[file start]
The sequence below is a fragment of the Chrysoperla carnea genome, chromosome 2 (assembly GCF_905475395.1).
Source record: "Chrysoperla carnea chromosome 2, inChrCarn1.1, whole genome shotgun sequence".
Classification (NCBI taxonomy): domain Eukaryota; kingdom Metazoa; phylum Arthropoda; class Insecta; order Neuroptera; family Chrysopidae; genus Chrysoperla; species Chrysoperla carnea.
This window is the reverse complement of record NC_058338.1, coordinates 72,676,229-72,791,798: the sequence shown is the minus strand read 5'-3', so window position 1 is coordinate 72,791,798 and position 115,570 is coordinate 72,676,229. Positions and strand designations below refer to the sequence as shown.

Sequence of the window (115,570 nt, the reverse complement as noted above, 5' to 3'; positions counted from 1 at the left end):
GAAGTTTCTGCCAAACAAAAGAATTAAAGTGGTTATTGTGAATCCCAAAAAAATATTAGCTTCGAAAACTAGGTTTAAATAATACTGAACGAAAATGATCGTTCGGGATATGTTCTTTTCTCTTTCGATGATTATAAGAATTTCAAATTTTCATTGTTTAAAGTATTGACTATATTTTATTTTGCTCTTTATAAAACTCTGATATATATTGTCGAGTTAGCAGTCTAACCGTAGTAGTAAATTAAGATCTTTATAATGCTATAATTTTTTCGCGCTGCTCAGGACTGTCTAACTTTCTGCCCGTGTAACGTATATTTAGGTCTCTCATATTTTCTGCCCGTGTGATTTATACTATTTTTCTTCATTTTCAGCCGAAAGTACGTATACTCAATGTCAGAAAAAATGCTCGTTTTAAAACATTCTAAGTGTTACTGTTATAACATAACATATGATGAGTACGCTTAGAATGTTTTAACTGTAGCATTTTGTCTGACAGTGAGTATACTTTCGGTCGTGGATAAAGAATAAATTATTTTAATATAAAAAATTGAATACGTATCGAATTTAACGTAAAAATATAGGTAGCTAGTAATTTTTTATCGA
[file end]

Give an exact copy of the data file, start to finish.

The sequence below is a fragment of the Chrysoperla carnea genome, chromosome 2 (assembly GCF_905475395.1).
Source record: "Chrysoperla carnea chromosome 2, inChrCarn1.1, whole genome shotgun sequence".
Classification (NCBI taxonomy): domain Eukaryota; kingdom Metazoa; phylum Arthropoda; class Insecta; order Neuroptera; family Chrysopidae; genus Chrysoperla; species Chrysoperla carnea.
This window is the reverse complement of record NC_058338.1, coordinates 72,676,229-72,791,798: the sequence shown is the minus strand read 5'-3', so window position 1 is coordinate 72,791,798 and position 115,570 is coordinate 72,676,229. Positions and strand designations below refer to the sequence as shown.

Sequence of the window (115,570 nt, the reverse complement as noted above, 5' to 3'; positions counted from 1 at the left end):
GAAGTTTCTGCCAAACAAAAGAATTAAAGTGGTTATTGTGAATCCCAAAAAAATATTAGCTTCGAAAACTAGGTTTAAATAATACTGAACGAAAATGATCGTTCGGGATATGTTCTTTTCTCTTTCGATGATTATAAGAATTTCAAATTTTCATTGTTTAAAGTATTGACTATATTTTATTTTGCTCTTTATAAAACTCTGATATATATTGTCGAGTTAGCAGTCTAACCGTAGTAGTAAATTAAGATCTTTATAATGCTATAATTTTTTCGCGCTGCTCAGGACTGTCTAACTTTCTGCCCGTGTAACGTATATTTAGGTCTCTCATATTTTCTGCCCGTGTGATTTATACTATTTTTCTTCATTTTCAGCCGAAAGTACGTATACTCAATGTCAGAAAAAATGCTCGTTTTAAAACATTCTAAGTGTTACTGTTATAACATAACATATGATGAGTACGCTTAGAATGTTTTAACTGTAGCATTTTGTCTGACAGTGAGTATACTTTCGGTCGTGGATAAAGAATAAATTATTTTAATATAAAAAATTGAATACGTATCGAATTTAACGTAAAAATATAGGTAGCTAGTAATTTTTTATCGA